Adding and calibrating Iris camera

Adding an Iris camera to the viewport and calibrating it

Adding a camera to the Viewport

Insert an Iris camera and place it roughly where its physical counterpart is relative to the projection object. You also might want to adjust its frustum, so that it corresponds to the FOV of the physical camera.

The easiest way to is to use Lens override dropdown.

Mapping Iris camera

Before we can proceed to calibrating Iris camera, we need to map it to Iris device node and to the projection objects.

Mapping Iris camera to Iris device node

Select Iris camera in Viewport. In its properties on the right, in Device section, select Iris device node you created in previous chapter.

Good to know: Mapping Iris camera in the Viewport to an Iris device node tells Iris camera which physical Iris camera it should get its image from.

Mapping projection objects to Iris camera

Mapping of projection objects to Iris camera in the Viewport is done either by dragging from projection object to the camera or by using the camera's Sources properties.

Once this is done, the camera should see theprojection object in the Viewport and the image of the virtual object should appear when you select the camera.

Calibrating a camera

To calibrate Iris camera, just double click on the camera in the viewport or right click on it and select Setup.

Iris’ 3DCal window will open and the process of calibrating the camera is more or less the same as the process of calibrating a projector. Therefore, we won’t go into the details here, but please refer to 3DCal chapter:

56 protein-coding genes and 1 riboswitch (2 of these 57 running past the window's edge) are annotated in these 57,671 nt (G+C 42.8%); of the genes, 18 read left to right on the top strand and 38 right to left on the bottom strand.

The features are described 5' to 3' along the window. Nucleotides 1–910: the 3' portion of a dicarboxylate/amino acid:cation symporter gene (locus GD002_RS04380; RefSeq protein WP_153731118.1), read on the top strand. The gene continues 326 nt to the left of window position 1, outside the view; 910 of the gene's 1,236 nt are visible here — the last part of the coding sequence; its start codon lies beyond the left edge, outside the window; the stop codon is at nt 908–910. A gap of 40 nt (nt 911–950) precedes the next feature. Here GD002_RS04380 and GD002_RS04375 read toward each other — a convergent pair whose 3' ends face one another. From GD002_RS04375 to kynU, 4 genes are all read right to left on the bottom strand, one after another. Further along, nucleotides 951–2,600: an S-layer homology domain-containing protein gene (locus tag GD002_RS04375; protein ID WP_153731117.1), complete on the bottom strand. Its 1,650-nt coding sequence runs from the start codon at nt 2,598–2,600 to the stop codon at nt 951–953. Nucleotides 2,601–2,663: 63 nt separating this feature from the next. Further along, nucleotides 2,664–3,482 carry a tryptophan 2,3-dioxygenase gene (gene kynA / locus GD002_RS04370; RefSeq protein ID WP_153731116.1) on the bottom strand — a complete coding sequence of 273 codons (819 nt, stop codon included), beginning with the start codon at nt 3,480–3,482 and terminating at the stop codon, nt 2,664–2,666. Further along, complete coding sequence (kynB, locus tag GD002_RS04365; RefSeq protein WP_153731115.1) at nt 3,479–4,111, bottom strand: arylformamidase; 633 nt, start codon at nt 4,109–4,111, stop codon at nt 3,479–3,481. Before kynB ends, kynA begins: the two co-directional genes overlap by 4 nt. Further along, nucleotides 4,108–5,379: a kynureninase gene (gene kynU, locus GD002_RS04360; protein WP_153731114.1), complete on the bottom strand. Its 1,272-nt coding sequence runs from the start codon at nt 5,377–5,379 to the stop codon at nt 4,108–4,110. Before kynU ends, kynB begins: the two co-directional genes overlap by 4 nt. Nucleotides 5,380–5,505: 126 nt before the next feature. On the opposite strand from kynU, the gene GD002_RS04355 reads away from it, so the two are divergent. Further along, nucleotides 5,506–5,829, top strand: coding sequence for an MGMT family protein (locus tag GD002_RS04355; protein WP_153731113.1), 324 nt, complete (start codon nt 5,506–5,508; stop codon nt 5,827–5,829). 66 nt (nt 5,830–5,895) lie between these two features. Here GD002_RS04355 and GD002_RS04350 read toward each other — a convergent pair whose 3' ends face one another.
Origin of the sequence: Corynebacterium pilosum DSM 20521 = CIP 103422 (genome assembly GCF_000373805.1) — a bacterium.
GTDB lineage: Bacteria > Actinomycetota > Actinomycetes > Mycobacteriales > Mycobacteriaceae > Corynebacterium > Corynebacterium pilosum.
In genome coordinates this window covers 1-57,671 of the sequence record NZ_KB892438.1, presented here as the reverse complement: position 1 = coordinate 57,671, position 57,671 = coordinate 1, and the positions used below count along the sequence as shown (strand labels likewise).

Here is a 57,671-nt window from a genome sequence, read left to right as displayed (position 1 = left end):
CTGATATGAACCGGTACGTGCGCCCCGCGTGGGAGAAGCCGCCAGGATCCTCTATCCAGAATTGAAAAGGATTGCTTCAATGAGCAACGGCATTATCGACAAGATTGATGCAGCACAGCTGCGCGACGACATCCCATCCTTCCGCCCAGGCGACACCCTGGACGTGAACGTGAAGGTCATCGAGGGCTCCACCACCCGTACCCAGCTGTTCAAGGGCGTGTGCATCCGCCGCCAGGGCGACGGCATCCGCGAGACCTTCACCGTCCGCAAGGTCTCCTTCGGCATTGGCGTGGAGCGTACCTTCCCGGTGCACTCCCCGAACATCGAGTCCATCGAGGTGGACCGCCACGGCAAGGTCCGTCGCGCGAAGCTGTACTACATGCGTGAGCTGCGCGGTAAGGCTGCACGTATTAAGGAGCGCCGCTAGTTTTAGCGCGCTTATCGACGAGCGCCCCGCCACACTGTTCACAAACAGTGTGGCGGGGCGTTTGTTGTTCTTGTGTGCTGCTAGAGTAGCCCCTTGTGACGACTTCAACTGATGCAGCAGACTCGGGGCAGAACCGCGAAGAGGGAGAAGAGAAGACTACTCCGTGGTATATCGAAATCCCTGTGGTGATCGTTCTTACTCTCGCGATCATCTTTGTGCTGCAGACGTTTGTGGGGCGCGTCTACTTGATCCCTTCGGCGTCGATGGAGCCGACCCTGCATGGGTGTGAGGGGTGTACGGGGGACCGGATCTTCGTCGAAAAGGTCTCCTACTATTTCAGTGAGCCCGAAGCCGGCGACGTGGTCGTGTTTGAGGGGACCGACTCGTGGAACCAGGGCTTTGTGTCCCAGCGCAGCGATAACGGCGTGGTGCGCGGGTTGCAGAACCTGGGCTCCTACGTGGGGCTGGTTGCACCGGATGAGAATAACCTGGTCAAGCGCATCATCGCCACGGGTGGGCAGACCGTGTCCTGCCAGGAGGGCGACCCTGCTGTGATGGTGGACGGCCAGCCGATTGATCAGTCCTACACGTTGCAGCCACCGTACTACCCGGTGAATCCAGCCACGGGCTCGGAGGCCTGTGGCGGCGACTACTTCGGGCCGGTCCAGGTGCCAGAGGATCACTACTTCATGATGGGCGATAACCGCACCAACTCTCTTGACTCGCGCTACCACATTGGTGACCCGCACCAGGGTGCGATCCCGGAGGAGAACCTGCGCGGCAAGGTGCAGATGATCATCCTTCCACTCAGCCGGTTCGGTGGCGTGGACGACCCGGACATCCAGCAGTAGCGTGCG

The only difference between the 2 windows are these.

  • In the 3DCal window of the projector, you select Projected points on the right hand side. In the camera’s window, you select Physical points and you click on the camera’s image itself (as opposed to clicking on the cursor on the projected object).

  • Camera’s 3DCal window has Stream section in the properties, where you can adjust the settings of the device node.

  • It also has Overlay opacity which is very helpful in order to visually judge the precision of the calibration process.

After you’ve selected 6 or more points camera will get calibrated. Below you will see an example of a good calibration of the camera.

You can see, the reprojection error is below 1px and the yellow calibration lines are all parallel.

Another useful indicator of a good calibration, is changing the Overlay opacity (you can use shortcut ‘O’). If, when changing the Overlay opacity, the visual and physical image don’t change much, it means that the virtual camera is precisely where the physical camera is in relation to the projection object.

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